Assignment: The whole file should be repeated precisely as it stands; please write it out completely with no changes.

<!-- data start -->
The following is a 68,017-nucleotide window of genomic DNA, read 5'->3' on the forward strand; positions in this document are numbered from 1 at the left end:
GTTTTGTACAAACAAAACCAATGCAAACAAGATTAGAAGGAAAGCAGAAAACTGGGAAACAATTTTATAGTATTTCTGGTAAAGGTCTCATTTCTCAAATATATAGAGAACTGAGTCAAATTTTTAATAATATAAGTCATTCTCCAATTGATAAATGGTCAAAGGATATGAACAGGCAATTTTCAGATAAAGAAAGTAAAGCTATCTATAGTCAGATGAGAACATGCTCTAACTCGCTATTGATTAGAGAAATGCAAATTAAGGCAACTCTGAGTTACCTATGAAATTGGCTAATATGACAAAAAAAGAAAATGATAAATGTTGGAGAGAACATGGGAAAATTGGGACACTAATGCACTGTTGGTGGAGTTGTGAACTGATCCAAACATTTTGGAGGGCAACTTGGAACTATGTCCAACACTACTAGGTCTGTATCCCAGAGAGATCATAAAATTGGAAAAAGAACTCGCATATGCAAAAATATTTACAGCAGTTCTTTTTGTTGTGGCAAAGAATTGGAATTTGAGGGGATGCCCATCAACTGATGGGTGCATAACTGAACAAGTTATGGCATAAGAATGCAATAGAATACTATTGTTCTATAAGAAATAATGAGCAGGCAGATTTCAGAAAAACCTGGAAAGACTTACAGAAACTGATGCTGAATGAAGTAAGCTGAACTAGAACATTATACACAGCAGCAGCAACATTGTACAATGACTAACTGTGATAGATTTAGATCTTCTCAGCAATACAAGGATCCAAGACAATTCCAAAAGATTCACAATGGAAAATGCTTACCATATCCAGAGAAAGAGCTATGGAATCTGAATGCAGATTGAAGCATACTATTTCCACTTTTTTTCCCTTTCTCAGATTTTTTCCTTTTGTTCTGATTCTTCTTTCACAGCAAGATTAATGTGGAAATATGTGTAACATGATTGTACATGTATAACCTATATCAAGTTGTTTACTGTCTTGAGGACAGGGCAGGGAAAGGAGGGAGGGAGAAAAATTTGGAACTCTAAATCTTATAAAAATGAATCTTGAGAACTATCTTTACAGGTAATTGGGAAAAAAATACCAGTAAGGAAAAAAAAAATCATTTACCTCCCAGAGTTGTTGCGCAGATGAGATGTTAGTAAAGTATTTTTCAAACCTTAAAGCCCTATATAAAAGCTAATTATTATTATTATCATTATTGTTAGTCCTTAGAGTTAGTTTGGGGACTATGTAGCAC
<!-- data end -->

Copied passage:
The following is a 68,017-nucleotide window of genomic DNA, read 5'->3' on the forward strand; positions in this document are numbered from 1 at the left end:
GTTTTGTACAAACAAAACCAATGCAAACAAGATTAGAAGGAAAGCAGAAAACTGGGAAACAATTTTATAGTATTTCTGGTAAAGGTCTCATTTCTCAAATATATAGAGAACTGAGTCAAATTTTTAATAATATAAGTCATTCTCCAATTGATAAATGGTCAAAGGATATGAACAGGCAATTTTCAGATAAAGAAAGTAAAGCTATCTATAGTCAGATGAGAACATGCTCTAACTCGCTATTGATTAGAGAAATGCAAATTAAGGCAACTCTGAGTTACCTATGAAATTGGCTAATATGACAAAAAAAGAAAATGATAAATGTTGGAGAGAACATGGGAAAATTGGGACACTAATGCACTGTTGGTGGAGTTGTGAACTGATCCAAACATTTTGGAGGGCAACTTGGAACTATGTCCAACACTACTAGGTCTGTATCCCAGAGAGATCATAAAATTGGAAAAAGAACTCGCATATGCAAAAATATTTACAGCAGTTCTTTTTGTTGTGGCAAAGAATTGGAATTTGAGGGGATGCCCATCAACTGATGGGTGCATAACTGAACAAGTTATGGCATAAGAATGCAATAGAATACTATTGTTCTATAAGAAATAATGAGCAGGCAGATTTCAGAAAAACCTGGAAAGACTTACAGAAACTGATGCTGAATGAAGTAAGCTGAACTAGAACATTATACACAGCAGCAGCAACATTGTACAATGACTAACTGTGATAGATTTAGATCTTCTCAGCAATACAAGGATCCAAGACAATTCCAAAAGATTCACAATGGAAAATGCTTACCATATCCAGAGAAAGAGCTATGGAATCTGAATGCAGATTGAAGCATACTATTTCCACTTTTTTTCCCTTTCTCAGATTTTTTCCTTTTGTTCTGATTCTTCTTTCACAGCAAGATTAATGTGGAAATATGTGTAACATGATTGTACATGTATAACCTATATCAAGTTGTTTACTGTCTTGAGGACAGGGCAGGGAAAGGAGGGAGGGAGAAAAATTTGGAACTCTAAATCTTATAAAAATGAATCTTGAGAACTATCTTTACAGGTAATTGGGAAAAAAATACCAGTAAGGAAAAAAAAAATCATTTACCTCCCAGAGTTGTTGCGCAGATGAGATGTTAGTAAAGTATTTTTCAAACCTTAAAGCCCTATATAAAAGCTAATTATTATTATTATCATTATTGTTAGTCCTTAGAGTTAGTTTGGGGACTATGTAGCAC